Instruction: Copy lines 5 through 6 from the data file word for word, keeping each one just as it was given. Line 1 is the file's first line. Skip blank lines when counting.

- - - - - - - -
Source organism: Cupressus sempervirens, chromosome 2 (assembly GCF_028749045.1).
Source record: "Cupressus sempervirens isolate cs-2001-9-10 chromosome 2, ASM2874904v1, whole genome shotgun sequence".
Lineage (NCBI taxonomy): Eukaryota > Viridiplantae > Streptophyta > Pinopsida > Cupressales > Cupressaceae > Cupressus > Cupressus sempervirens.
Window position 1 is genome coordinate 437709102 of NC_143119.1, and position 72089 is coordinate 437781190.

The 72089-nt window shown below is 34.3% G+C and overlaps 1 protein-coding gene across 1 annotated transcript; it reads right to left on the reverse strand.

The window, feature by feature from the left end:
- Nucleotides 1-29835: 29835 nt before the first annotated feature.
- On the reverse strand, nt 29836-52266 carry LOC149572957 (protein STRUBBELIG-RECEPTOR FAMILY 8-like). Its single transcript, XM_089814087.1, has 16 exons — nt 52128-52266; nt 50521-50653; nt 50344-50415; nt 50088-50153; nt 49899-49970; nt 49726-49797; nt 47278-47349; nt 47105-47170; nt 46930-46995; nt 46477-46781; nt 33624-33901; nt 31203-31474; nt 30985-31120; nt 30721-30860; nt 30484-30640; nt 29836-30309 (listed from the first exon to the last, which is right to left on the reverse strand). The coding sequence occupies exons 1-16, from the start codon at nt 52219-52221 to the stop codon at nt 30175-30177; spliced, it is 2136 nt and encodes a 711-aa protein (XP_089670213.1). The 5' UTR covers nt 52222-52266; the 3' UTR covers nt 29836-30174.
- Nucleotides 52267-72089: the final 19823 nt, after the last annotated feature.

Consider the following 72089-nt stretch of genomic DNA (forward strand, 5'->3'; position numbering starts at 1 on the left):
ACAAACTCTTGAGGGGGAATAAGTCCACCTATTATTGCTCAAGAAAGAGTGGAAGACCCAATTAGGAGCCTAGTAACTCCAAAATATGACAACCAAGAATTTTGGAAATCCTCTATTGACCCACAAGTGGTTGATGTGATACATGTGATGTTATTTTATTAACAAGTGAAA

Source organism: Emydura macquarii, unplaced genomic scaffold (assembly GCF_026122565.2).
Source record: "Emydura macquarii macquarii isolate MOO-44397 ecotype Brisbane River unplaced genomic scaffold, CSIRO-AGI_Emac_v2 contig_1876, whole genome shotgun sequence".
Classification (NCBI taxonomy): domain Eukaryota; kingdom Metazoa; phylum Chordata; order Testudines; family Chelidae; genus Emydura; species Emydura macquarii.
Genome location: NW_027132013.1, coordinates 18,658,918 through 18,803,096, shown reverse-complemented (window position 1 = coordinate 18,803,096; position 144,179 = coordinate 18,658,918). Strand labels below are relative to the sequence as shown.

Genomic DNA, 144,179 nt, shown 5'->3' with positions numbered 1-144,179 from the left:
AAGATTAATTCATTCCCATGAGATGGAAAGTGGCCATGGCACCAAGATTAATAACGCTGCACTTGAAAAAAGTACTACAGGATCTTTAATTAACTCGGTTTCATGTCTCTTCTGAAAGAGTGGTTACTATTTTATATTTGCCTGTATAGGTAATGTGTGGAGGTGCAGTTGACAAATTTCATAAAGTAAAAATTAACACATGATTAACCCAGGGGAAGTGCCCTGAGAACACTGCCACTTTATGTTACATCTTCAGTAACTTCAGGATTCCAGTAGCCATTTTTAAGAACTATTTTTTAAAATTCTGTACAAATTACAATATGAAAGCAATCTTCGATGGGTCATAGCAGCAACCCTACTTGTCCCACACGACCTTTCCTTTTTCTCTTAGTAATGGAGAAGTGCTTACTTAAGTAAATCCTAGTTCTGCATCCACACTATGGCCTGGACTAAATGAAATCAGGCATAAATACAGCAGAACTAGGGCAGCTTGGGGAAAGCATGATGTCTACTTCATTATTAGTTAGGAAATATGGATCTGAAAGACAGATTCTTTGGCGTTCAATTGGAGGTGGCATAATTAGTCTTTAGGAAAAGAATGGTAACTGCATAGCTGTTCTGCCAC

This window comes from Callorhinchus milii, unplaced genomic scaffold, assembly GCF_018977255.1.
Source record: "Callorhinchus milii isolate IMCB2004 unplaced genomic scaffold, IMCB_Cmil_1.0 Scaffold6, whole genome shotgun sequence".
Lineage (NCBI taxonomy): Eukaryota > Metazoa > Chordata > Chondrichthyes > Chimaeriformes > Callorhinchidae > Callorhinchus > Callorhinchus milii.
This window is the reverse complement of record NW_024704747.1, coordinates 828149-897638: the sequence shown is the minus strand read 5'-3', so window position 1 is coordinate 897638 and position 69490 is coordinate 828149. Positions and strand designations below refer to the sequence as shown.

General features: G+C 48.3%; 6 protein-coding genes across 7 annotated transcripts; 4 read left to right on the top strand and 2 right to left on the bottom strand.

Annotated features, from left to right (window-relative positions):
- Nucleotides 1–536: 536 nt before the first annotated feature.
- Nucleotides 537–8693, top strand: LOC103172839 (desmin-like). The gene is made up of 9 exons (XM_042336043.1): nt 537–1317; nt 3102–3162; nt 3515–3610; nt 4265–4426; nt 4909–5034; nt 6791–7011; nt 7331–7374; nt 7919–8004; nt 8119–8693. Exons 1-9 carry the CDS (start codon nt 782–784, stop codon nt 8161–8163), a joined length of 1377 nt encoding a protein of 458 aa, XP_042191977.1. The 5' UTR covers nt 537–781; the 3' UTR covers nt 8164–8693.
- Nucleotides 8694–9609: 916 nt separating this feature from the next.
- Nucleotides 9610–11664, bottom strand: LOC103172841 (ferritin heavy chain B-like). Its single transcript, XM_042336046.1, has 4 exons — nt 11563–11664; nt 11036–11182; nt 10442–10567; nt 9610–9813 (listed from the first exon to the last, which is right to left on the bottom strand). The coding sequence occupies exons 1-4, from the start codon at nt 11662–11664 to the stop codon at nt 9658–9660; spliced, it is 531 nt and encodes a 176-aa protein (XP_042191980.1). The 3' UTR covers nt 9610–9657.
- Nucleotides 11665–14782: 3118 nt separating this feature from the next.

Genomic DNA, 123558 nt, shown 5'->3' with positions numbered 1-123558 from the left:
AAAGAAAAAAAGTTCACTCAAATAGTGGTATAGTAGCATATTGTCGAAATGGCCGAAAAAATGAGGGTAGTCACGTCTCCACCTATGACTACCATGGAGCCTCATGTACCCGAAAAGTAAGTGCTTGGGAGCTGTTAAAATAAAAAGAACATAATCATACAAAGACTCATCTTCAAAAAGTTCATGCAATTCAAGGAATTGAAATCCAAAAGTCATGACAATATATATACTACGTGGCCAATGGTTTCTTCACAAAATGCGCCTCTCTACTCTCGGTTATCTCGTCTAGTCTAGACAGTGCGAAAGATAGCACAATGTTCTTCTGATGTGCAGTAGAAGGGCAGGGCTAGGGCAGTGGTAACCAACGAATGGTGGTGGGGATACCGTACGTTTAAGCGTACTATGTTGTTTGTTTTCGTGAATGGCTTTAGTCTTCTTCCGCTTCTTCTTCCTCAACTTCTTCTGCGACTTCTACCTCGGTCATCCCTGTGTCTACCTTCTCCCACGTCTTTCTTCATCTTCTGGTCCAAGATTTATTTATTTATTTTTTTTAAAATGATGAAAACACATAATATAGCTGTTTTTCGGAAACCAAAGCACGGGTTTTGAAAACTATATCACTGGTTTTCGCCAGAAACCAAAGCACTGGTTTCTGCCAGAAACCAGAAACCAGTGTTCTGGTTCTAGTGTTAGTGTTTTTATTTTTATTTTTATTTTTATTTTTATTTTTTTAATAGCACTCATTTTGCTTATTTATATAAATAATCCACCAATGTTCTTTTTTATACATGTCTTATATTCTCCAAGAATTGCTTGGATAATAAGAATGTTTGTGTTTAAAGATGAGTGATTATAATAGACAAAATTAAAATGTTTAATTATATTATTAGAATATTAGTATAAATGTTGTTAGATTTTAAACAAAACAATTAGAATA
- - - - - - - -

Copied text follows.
The 72089-nt window shown below is 34.3% G+C and overlaps 1 protein-coding gene across 1 annotated transcript; it reads right to left on the reverse strand.

The window, feature by feature from the left end: